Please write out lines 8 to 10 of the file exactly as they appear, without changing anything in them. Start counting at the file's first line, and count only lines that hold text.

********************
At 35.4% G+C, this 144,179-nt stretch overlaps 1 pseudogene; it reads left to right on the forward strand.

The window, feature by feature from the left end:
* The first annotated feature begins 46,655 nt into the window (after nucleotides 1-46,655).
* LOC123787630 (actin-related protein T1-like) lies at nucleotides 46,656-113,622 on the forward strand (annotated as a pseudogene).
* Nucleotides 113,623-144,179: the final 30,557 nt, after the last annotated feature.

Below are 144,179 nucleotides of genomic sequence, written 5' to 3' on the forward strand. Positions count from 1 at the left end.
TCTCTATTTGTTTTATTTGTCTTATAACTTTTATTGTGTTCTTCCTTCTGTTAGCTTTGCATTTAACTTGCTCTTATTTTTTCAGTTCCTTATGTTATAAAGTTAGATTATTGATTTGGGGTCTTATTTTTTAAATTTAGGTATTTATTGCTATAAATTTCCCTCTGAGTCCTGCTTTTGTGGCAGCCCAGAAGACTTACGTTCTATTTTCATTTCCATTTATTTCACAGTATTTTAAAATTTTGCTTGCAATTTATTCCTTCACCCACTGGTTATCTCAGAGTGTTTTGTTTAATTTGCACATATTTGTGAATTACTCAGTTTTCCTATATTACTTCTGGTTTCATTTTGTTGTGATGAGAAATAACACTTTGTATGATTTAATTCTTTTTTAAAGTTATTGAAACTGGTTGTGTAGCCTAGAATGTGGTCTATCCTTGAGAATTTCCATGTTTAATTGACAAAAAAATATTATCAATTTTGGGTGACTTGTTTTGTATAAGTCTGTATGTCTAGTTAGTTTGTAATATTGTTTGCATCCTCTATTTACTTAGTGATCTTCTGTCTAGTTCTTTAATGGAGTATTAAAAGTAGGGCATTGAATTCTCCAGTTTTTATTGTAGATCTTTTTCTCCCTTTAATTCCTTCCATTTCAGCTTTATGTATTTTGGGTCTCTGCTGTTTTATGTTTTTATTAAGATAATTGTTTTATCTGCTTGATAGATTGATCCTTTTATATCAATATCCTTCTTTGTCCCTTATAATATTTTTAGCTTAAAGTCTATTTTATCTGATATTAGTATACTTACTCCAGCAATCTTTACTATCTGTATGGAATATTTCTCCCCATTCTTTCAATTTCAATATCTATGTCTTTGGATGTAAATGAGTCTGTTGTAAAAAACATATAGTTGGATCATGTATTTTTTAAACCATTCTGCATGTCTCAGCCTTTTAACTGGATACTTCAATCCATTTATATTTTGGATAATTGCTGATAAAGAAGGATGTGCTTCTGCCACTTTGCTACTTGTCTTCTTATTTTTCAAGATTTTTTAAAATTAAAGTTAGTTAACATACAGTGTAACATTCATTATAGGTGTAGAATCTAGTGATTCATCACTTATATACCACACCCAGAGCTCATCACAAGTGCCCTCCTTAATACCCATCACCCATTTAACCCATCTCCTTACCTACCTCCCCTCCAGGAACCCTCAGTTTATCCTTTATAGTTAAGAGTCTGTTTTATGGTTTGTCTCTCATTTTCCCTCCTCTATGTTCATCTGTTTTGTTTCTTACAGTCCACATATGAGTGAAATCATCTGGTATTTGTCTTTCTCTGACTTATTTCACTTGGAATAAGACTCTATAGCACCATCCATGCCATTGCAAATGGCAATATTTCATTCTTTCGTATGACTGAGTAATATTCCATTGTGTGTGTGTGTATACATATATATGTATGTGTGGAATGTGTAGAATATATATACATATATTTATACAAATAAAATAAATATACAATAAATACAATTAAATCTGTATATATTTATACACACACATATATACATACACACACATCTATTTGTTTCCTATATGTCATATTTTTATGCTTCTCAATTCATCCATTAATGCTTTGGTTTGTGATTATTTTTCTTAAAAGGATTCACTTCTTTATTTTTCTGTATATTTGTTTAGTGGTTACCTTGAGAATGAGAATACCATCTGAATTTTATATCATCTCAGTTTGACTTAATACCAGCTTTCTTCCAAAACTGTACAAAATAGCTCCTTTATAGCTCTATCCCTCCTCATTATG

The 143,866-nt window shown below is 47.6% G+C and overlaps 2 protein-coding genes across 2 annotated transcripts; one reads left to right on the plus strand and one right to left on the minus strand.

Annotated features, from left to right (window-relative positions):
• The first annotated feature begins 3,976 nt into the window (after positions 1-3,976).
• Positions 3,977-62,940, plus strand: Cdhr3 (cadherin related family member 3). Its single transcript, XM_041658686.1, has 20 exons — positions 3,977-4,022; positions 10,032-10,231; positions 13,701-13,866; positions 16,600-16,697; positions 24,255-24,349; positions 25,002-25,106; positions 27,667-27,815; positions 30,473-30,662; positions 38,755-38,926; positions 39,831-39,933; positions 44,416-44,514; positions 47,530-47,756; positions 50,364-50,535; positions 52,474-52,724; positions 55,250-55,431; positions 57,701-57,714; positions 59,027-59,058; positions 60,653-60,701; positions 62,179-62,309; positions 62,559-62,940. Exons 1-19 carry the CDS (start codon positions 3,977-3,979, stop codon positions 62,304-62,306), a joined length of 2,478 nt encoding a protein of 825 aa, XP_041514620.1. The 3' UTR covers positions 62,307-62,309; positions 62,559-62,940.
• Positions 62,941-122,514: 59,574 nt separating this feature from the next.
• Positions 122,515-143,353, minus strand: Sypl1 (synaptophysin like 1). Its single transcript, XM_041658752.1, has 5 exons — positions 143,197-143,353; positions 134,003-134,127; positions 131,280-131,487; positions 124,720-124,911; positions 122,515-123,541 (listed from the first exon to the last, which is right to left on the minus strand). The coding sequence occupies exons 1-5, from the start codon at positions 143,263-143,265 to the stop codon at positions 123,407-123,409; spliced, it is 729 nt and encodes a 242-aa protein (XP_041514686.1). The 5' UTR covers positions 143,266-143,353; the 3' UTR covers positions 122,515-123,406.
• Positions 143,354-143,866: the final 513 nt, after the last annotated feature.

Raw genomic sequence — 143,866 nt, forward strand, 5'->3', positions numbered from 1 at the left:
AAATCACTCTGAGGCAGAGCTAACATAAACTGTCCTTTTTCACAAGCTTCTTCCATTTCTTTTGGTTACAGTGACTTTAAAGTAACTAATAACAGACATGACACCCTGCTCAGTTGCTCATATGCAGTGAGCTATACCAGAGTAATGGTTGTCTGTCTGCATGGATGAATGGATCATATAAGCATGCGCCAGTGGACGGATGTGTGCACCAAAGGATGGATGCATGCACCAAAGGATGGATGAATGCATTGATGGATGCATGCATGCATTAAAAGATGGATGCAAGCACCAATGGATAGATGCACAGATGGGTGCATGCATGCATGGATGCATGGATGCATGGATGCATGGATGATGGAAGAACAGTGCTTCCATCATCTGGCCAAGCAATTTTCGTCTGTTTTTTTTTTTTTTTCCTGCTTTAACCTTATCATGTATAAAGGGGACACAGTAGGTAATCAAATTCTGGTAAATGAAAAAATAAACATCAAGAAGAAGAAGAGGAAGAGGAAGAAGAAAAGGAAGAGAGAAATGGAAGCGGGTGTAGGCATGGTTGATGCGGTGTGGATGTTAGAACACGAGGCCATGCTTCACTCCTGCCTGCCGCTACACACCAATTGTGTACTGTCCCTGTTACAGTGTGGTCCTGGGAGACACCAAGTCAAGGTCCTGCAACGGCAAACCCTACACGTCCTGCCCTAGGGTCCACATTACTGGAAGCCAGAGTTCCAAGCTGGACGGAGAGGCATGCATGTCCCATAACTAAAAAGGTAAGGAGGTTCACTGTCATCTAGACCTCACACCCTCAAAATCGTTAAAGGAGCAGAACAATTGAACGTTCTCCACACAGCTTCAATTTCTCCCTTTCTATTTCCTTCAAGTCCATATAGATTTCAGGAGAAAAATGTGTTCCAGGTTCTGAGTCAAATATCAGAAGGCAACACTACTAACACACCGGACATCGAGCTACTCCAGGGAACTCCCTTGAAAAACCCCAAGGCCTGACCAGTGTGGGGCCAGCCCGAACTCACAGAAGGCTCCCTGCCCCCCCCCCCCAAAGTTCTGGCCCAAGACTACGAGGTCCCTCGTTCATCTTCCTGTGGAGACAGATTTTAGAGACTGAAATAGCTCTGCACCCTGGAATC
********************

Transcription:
The 143,866-nt window shown below is 47.6% G+C and overlaps 2 protein-coding genes across 2 annotated transcripts; one reads left to right on the plus strand and one right to left on the minus strand.

Annotated features, from left to right (window-relative positions):
• The first annotated feature begins 3,976 nt into the window (after positions 1-3,976).